INTERVIEW: LYR | NARC. | Reliably Informed | Music and Creative Arts News for Newcastle and the North East

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Image by Steve Gullick

I wasn’t prepared for the sound in the room. The warming up of the instruments and the arranging of the humans threw me back to when I used to play in orchestras as a kid. When they played their first notes, it was tear-jerking and jaw-dropping. I was also frantically plugging in microphones, hoping I could capture the best possible version of it.”

The emotions that washed over producer Patrick J. Pearson as he set about recording the Marsden Silver Prize Band are infused throughout Firm As A Rock We Stand, the new EP from LYR – the fascinating ambient rock band featuring Patrick and singer Richard Walters alongside lead singer (and current UK poet laureate) Simon Armitage.

The EP depicts the stories and voices of former mining villages left to die; a wound on the national landscape picked at by Marsden-born Armitage when he discovered his village’s North East doppelgänger had been wiped off the map. “I’d grown up knowing there was another Marsden. I was always fascinated as to where it was and what it was like, so it felt a bit like having a severed limb or something. I don’t think we’re used to the idea that places can just disappear; it’s anathema to us as people.”

I hope we’ve created something stirring and passionate that people feel excited by but also proud of in relation to where they come from and who they are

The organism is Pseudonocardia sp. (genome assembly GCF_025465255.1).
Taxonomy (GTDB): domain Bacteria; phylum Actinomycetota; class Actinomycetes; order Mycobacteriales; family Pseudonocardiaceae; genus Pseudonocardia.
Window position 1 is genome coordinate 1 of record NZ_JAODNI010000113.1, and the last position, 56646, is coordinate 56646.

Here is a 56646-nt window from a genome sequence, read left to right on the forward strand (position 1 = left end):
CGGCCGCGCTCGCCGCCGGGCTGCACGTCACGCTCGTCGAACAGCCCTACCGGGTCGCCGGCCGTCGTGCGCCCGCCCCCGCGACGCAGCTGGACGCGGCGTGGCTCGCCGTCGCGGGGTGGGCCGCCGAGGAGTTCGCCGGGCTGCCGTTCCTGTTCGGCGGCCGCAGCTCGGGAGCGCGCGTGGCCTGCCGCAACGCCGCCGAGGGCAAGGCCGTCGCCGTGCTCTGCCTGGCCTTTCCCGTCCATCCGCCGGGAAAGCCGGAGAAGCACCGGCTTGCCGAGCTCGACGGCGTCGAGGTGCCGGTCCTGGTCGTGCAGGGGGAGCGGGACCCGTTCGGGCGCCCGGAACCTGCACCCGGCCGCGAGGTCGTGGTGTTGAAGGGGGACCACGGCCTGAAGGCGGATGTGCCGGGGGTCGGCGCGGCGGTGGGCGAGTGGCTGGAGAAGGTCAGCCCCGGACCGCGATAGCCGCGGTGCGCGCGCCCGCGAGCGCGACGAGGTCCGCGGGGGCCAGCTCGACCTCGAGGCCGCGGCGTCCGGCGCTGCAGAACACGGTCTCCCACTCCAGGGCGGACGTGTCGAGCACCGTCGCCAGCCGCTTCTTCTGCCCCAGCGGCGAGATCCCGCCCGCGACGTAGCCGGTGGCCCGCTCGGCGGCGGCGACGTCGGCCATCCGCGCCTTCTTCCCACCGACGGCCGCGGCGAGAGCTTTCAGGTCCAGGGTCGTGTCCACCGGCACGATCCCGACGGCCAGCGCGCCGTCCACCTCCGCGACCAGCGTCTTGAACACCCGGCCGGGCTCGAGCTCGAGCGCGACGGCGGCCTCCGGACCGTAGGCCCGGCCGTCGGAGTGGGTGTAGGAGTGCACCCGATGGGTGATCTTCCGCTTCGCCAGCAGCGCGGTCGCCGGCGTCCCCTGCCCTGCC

One of County Durham’s notorious ‘Category D’ mining villages, Marsden was a place where no future development would be permitted, and all properties would be acquired and demolished, consigning a tightly woven community to little more than memory. “I’m biased because I grew up in a village,” reflects Simon, “but I like that size of community where you can still feel free enough to do what you want, but you’re also looked after by a group of people, and you’re accountable to them as well, you’re accountable for your friends.”

LYR will debut the evocative collection of songs live at Durham Cathedral as part of Durham BRASS Festival on Friday 15th July. “It was deeply moving and surprisingly so,” says Richard. “Brass bands have a nostalgia that goes back to Christmas or growing up in a village, gatherings of the community. It instantly taps into some part of our past. It feels very ancient, weirdly.”

Sharing the floor with Easington Colliery Band for the BRASS Festival performance, the band are anticipating the heady emotions of the night. “A lot of people in the room will have connections with bands, with County Durham, with those villagers,” says Simon, “and I like the idea that we’ve given them an opportunity to form this big communion. I hope we’ve created something stirring and passionate that people feel excited by but also proud of in relation to where they come from and who they are.”

Even if you don’t feel connected to the story or you’re unaware, it’s a fantastic opportunity to see the combination of all of these things in the Cathedral,” says Patrick.

Deeply moved by the voice of communities here and gone, while the show is not to be missed, LYR are keeping the village hall door ajar for future collaborations. “We’ve got a taste for the brass band world now,” enthuses Simon. “Pat has nailed how to record a brass band, and we’ve been approached by other bands. It’s an amazing story, a really rich story, so there might be more to be said.”

LYR perform alongside Easington Colliery Band at Durham Cathedral on Friday 15th July as part of BRASS Festival. Firm As A Rock We Stand is out now.


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